"How do you know?"

Weill smiled at Belanger and crinkled his cheeks into a network of fine lines. "Frank, my boy, you know how to edit dreamies so you think you know all the tools and machines of the trade. But let me tell you something. The most important tool in the dreamie business is the dreamer himself. He is the one you have to understand most of all, and I understand them.

"Listen. When I was a youngster-there were no dreamies then-I knew a fellow who wrote television scripts. He would complain to me bitterly that when someone met him for the first time and found out who he was, they would say: Where do you get those crazy ideas?

"They honestly didn't know. To them it was an impossibility to even think of one of them. So what could my friend say? He used to talk to me about it and tell me: Could I say, I don't know? When I go to bed, I can't sleep for ideas dancing in my head. When I shave, I cut myself; when I talk, I lose track of what I'm saying; when I drive, I take my life in my hands. And always because ideas, situations, dialogues are spinning and twisting in my mind. I can't tell you where I get my ideas. Can you tell me, maybe, your trick of not getting ideas, so I, too, can have a little peace.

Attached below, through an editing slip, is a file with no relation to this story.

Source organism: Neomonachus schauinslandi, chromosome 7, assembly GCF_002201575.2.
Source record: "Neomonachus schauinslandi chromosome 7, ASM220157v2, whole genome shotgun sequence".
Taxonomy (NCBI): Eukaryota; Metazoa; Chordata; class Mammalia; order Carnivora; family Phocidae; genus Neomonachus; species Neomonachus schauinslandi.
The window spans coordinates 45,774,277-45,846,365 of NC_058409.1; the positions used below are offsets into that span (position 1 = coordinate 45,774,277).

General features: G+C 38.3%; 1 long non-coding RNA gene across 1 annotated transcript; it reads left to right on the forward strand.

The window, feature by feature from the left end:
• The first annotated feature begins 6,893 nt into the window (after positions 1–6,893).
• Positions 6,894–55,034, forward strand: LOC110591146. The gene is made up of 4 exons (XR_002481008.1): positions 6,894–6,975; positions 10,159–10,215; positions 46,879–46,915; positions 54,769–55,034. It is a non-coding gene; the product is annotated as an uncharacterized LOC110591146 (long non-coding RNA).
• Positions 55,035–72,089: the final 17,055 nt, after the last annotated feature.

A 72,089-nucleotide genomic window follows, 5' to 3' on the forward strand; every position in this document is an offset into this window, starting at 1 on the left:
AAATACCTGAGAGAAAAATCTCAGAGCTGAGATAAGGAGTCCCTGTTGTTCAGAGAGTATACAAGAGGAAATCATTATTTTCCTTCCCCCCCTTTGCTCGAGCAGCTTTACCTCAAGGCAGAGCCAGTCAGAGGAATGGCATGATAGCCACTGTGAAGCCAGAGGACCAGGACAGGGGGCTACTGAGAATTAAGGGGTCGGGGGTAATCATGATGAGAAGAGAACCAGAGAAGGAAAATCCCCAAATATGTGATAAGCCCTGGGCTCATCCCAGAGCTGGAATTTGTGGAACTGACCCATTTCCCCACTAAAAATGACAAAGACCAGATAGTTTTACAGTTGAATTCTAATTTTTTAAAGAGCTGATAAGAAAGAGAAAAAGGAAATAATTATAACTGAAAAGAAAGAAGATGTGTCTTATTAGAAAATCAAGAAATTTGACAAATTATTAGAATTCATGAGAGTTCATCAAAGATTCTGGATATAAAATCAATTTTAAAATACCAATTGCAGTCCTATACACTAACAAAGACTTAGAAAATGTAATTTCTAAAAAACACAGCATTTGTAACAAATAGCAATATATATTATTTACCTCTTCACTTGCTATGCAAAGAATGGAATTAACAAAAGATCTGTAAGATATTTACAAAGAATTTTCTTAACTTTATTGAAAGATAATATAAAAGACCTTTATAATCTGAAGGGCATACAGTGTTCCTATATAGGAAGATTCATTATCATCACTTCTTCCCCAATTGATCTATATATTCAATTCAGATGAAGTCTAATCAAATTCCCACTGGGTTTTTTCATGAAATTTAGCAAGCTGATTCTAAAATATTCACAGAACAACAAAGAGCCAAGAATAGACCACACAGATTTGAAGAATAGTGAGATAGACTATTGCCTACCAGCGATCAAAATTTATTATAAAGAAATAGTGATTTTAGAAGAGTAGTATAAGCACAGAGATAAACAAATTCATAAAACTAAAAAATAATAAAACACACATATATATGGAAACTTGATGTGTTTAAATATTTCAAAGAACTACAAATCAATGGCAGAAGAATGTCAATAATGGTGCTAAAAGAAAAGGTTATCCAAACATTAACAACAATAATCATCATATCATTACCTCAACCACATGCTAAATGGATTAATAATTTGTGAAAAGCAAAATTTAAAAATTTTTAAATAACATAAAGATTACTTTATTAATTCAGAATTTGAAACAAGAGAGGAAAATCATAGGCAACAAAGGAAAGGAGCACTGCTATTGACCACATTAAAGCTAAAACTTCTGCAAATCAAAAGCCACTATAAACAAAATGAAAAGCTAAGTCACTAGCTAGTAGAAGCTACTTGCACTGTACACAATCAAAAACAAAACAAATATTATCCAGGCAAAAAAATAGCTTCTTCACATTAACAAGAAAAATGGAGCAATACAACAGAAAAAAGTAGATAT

"You see, Frank, how it is. You can stop work here anytime. So can I. This is our job, not our life. But not Sherman Hillary. Wherever he goes, whatever he does, he'll dream. While he lives, he must think; while he thinks, he must dream. We don't hold him prisoner, our contract isn't an iron wall for him. His own skull is his prisoner, Frank. So he'll be back. What can he do?"

Belanger shrugged. "If what you say is right, I'm sort of sorry for the guy-"

Weill nodded sadly. "I'm sorry for all of them. Through the years, I've found out one thing. It's their business; making people happy. Other people."